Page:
How a full moon, a bar mitzvah, and closet cleaning showed me it was OK to want more (really) — and how to prevent a life tool from becoming a shackle
Tell me again what am I supposed to do on the full moon? Do you ever find yourself scrambling to do ‘something’ you think you are supposed to be doing — writing mantras in your journal, meditating, creating ritual, initiating massive life change?
I always say that one of the biggest reasons that I created Best Self Magazine…was because I needed it. And I’m not joking.
I get excited about life all the time, even if I’m not quite sure where to go next, what to do with the latest disappointment or insecurity popping up — or the fear that all of my hard work might fail. My crazy belief in possibility reminds me of what can work as opposed to what won’t — and is actually quite stubborn and resilient.
But beyond the crystals, ceremonies, intentions and alters — for me it’s ultimately about taking an inventory of my life. And any reminder to do that is a good thing.
No, you haven’t missed the boat if you don’t know the planetary set-up or its spiritual significance. But you have, if you don’t tap into the natural world around you and its interconnectedness in your life.
This past weekend I was in temple on a Saturday morning to celebrate the bar mitzvah of a dear family friend. The rabbi was a total Best Selfer to the core, reminding us all to just pause and look around the room; to breathe and take in the essence of that moment in all of its glory.
Off the bat, I’ll warn you that he is a beloved, non-traditional, guitar-playing, singing joyous being — and it was palpable, no matter your faith. The language he speaks isn’t of doctrine, it is of universal human connection. He reminded us of the true purpose intended for the Sabbath — to restore and reset, to connect to life’s wellspring, to be grateful for the little things: the bright sunny day, the birds chirping, our health, each other, etc. It all resonated immediately. Instantly, the life details swirling around melted away and we became one with the moment we were in, a beautiful celebration.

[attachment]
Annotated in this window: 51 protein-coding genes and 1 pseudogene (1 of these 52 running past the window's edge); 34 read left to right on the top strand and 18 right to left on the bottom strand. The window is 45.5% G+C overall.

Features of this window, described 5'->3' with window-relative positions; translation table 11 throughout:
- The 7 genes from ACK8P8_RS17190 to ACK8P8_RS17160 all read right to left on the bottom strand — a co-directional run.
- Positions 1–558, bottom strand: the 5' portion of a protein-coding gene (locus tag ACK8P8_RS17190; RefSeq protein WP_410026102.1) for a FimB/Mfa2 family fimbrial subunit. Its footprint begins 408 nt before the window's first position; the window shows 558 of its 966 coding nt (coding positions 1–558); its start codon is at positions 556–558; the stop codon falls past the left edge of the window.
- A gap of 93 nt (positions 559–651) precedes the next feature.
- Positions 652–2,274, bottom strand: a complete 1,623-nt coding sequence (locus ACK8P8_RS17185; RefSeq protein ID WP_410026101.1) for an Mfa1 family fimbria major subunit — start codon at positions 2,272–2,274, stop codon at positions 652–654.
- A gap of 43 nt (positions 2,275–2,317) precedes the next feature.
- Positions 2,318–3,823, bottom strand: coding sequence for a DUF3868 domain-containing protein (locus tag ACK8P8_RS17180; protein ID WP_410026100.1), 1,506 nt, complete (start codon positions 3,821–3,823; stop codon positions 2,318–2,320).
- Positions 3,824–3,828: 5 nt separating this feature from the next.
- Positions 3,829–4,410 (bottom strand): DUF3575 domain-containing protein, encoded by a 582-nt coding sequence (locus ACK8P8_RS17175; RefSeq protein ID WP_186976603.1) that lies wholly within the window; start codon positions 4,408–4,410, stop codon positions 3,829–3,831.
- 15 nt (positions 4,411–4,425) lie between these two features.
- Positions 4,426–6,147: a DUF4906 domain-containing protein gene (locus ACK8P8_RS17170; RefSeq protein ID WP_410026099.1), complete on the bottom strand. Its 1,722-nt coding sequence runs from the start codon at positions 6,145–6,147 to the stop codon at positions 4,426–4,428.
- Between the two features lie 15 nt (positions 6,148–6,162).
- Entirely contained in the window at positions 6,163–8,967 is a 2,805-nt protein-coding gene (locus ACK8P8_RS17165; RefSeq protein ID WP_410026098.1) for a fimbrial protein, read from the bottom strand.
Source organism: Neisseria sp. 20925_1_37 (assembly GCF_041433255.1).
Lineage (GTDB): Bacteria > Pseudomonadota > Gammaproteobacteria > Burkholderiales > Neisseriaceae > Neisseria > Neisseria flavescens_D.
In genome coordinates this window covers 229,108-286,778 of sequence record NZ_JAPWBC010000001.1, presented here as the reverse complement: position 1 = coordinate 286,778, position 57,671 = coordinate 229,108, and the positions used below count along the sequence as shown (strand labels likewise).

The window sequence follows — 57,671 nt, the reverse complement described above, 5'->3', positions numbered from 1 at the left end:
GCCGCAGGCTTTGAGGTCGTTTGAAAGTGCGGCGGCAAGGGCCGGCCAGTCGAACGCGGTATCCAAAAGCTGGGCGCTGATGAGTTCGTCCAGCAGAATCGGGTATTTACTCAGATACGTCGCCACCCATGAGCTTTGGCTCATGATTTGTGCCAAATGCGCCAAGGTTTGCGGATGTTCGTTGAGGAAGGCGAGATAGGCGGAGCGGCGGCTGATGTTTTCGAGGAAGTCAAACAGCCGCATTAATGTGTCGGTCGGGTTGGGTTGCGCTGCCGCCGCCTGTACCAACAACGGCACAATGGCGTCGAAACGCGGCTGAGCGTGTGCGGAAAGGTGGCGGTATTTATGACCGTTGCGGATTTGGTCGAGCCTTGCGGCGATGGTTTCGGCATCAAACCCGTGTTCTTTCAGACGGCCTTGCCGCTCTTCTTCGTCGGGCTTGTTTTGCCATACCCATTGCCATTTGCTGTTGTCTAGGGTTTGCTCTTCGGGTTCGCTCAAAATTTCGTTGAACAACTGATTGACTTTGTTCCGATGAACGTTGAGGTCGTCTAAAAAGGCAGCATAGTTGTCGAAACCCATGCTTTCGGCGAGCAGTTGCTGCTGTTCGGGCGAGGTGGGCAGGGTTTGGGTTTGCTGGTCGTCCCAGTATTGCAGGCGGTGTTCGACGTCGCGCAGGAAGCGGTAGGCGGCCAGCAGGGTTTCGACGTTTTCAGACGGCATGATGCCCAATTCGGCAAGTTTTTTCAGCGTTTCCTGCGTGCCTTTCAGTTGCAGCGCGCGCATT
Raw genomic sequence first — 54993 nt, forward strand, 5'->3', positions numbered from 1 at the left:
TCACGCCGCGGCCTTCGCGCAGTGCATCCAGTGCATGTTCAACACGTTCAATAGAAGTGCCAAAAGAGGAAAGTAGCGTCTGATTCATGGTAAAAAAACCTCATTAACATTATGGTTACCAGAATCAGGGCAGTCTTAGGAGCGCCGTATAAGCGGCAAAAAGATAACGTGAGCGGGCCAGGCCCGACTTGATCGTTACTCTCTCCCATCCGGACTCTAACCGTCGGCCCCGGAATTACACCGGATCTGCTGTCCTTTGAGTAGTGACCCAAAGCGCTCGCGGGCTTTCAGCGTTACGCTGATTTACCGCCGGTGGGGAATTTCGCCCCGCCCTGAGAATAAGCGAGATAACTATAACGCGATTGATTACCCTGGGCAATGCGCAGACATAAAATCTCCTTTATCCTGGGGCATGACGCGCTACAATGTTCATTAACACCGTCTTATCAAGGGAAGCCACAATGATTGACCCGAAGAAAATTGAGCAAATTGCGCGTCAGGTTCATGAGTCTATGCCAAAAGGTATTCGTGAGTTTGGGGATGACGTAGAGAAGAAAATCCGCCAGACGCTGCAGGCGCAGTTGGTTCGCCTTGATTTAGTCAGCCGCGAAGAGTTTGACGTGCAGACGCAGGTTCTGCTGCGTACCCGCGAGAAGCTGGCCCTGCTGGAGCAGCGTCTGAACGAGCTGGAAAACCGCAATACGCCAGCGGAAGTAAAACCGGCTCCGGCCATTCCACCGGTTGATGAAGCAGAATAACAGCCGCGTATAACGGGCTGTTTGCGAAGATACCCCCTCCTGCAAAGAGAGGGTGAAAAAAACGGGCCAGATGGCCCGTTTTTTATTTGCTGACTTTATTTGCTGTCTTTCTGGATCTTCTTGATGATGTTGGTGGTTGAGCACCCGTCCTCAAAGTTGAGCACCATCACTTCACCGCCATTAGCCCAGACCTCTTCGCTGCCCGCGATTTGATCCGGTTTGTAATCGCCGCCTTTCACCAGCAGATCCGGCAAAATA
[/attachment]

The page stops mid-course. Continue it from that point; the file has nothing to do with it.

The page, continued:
As usual, I went into the weekend with all kinds of ‘to-do’ lists dancing in my head. Of course there were the usual suspects, but I had work projects I wanted to initiate, house chores and more. Instead, I allowed that all to melt away as I embraced the Sabbath. It became a day of connection with my family and friends in a pretty new dress. It was good for the soul and just what the doctor ordered.
But some interesting things came up for me as the weekend progressed, right before the full moon.
I live in a small farm house with one closet, which requires somewhat of a monumental effort to shift everything from winter to summer— from bin to closet to attic and back again. And I’m a person who likes to clean, but I can tell you this is a task I do not look forward to (as a matter of fact, I delay it as long as possible). There’s really only one way to approach it — pull it all out (every boot and item of clothing), take an inventory, edit, dust off and reassemble. Now how’s that for a great life metaphor?
So what do full moons, bar mitzvahs and closet cleaning have to do with anything? Everything.
They are our life opportunities sprinkled about, there to be seized and to squeeze the sweet nectar from. As contrite as it may sound, we spend so much of our time planning and executing plans that we miss the ride in between — we don’t even realize that we have already arrived before we are off to the next destination.
We don’t acknowledge what we already have. Our perpetual striving is tricky because on one hand — striving can distract us from the purpose of all of this ‘doing’ — and yet, we need to participate in the co-creation of our lives.
As much as I love happy thoughts; happy thoughts alone do not make our dreams come true, neither do full moons or tidy closets.
We need some action steps to seal the deal. We need to consciously participate. We need to look around and breathe it all in.
How often do you give yourself the opportunity to do that?
That’s what I thought. Me too.
Something interesting happened in the midst of my closet-cleaning-purge on the eve of the full moon. If you could’ve had a snapshot of my room, you would’ve thought a bomb went off. When I clean, I go deep which means I really lay it all out there. As I tried to seriously assess what was in my closet — I started to assemble piles of items to donate.